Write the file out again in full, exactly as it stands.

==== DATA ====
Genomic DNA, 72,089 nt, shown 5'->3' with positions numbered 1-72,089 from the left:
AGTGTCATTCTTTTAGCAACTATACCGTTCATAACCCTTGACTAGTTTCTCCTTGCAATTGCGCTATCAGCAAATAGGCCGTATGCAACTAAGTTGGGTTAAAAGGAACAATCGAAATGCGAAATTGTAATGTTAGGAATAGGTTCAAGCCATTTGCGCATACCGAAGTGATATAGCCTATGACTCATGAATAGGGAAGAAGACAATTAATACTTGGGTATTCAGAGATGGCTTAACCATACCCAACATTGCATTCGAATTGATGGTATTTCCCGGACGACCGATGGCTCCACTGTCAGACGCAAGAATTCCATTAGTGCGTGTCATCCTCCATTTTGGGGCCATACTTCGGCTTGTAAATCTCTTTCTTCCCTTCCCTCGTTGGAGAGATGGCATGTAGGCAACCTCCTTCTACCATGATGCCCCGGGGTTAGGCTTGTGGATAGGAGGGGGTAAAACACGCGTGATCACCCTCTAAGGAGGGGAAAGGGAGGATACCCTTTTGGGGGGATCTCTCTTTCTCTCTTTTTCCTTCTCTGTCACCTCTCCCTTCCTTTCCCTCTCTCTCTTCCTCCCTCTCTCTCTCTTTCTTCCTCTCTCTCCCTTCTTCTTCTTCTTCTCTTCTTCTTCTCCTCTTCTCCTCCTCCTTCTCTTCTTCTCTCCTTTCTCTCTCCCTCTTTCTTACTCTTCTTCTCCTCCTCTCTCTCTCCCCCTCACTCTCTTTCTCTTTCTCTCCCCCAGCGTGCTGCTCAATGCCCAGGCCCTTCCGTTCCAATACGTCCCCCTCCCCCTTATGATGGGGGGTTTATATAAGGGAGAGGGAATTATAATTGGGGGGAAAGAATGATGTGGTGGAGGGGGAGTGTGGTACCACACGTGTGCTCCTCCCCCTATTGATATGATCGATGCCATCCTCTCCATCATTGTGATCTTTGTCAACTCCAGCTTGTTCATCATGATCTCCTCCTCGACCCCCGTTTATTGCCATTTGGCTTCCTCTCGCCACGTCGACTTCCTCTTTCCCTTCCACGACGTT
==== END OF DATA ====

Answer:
Genomic DNA, 72,089 nt, shown 5'->3' with positions numbered 1-72,089 from the left:
AGTGTCATTCTTTTAGCAACTATACCGTTCATAACCCTTGACTAGTTTCTCCTTGCAATTGCGCTATCAGCAAATAGGCCGTATGCAACTAAGTTGGGTTAAAAGGAACAATCGAAATGCGAAATTGTAATGTTAGGAATAGGTTCAAGCCATTTGCGCATACCGAAGTGATATAGCCTATGACTCATGAATAGGGAAGAAGACAATTAATACTTGGGTATTCAGAGATGGCTTAACCATACCCAACATTGCATTCGAATTGATGGTATTTCCCGGACGACCGATGGCTCCACTGTCAGACGCAAGAATTCCATTAGTGCGTGTCATCCTCCATTTTGGGGCCATACTTCGGCTTGTAAATCTCTTTCTTCCCTTCCCTCGTTGGAGAGATGGCATGTAGGCAACCTCCTTCTACCATGATGCCCCGGGGTTAGGCTTGTGGATAGGAGGGGGTAAAACACGCGTGATCACCCTCTAAGGAGGGGAAAGGGAGGATACCCTTTTGGGGGGATCTCTCTTTCTCTCTTTTTCCTTCTCTGTCACCTCTCCCTTCCTTTCCCTCTCTCTCTTCCTCCCTCTCTCTCTCTTTCTTCCTCTCTCTCCCTTCTTCTTCTTCTTCTCTTCTTCTTCTCCTCTTCTCCTCCTCCTTCTCTTCTTCTCTCCTTTCTCTCTCCCTCTTTCTTACTCTTCTTCTCCTCCTCTCTCTCTCCCCCTCACTCTCTTTCTCTTTCTCTCCCCCAGCGTGCTGCTCAATGCCCAGGCCCTTCCGTTCCAATACGTCCCCCTCCCCCTTATGATGGGGGGTTTATATAAGGGAGAGGGAATTATAATTGGGGGGAAAGAATGATGTGGTGGAGGGGGAGTGTGGTACCACACGTGTGCTCCTCCCCCTATTGATATGATCGATGCCATCCTCTCCATCATTGTGATCTTTGTCAACTCCAGCTTGTTCATCATGATCTCCTCCTCGACCCCCGTTTATTGCCATTTGGCTTCCTCTCGCCACGTCGACTTCCTCTTTCCCTTCCACGACGTT